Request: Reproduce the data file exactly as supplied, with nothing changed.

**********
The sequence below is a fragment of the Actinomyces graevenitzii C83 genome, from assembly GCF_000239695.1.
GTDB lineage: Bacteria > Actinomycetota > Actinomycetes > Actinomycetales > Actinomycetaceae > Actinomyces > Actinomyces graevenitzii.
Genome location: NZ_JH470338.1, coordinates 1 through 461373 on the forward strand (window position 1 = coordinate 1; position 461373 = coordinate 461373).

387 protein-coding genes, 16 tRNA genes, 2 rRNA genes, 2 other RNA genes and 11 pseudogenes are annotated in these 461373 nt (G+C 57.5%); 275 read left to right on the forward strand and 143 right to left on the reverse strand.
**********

The sequence below is a fragment of the Actinomyces graevenitzii C83 genome, from assembly GCF_000239695.1.
GTDB lineage: Bacteria > Actinomycetota > Actinomycetes > Actinomycetales > Actinomycetaceae > Actinomyces > Actinomyces graevenitzii.
Genome location: NZ_JH470338.1, coordinates 1 through 461373 on the forward strand (window position 1 = coordinate 1; position 461373 = coordinate 461373).

387 protein-coding genes, 16 tRNA genes, 2 rRNA genes, 2 other RNA genes and 11 pseudogenes are annotated in these 461373 nt (G+C 57.5%); 275 read left to right on the forward strand and 143 right to left on the reverse strand.